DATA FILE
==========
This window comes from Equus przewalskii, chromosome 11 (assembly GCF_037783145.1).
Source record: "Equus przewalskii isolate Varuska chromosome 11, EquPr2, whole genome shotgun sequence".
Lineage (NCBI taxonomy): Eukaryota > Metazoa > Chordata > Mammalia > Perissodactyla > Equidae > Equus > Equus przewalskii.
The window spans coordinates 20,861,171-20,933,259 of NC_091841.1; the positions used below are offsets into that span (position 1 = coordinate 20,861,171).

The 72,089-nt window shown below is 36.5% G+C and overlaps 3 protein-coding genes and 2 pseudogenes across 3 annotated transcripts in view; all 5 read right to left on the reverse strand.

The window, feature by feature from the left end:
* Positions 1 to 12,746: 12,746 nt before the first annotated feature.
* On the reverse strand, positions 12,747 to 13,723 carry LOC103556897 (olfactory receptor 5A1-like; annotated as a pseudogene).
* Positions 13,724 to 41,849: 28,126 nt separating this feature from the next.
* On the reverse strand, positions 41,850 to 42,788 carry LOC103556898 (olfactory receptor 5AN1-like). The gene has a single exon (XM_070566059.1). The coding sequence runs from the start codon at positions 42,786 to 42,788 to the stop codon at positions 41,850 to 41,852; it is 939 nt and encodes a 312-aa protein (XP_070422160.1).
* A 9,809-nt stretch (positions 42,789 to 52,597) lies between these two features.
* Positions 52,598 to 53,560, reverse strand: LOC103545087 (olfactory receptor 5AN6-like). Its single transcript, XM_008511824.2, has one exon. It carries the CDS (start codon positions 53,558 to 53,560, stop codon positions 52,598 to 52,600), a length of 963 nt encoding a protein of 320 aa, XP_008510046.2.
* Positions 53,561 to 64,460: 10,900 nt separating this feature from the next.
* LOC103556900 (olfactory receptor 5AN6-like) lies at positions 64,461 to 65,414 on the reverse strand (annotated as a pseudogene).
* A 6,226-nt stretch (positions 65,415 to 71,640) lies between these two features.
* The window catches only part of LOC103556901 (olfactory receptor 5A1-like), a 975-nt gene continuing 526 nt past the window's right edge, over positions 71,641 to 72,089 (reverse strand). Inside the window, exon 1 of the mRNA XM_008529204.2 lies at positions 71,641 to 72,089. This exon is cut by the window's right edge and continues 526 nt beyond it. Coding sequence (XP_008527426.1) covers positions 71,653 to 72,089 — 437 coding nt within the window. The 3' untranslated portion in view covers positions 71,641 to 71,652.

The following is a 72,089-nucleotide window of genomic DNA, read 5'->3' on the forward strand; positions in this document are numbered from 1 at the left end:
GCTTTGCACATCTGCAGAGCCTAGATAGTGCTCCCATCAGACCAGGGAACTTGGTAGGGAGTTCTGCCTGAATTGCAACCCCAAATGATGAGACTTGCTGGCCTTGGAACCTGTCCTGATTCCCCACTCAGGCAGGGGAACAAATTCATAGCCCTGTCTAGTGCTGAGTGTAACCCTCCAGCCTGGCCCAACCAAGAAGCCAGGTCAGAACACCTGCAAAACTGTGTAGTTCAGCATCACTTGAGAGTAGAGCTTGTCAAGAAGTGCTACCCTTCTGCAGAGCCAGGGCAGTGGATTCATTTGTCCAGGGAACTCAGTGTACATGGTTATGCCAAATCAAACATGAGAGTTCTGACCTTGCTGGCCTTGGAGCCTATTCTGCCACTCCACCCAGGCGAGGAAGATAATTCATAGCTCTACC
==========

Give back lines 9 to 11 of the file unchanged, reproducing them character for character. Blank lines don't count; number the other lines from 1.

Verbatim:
* Positions 13,724 to 41,849: 28,126 nt separating this feature from the next.
* On the reverse strand, positions 41,850 to 42,788 carry LOC103556898 (olfactory receptor 5AN1-like). The gene has a single exon (XM_070566059.1). The coding sequence runs from the start codon at positions 42,786 to 42,788 to the stop codon at positions 41,850 to 41,852; it is 939 nt and encodes a 312-aa protein (XP_070422160.1).
* A 9,809-nt stretch (positions 42,789 to 52,597) lies between these two features.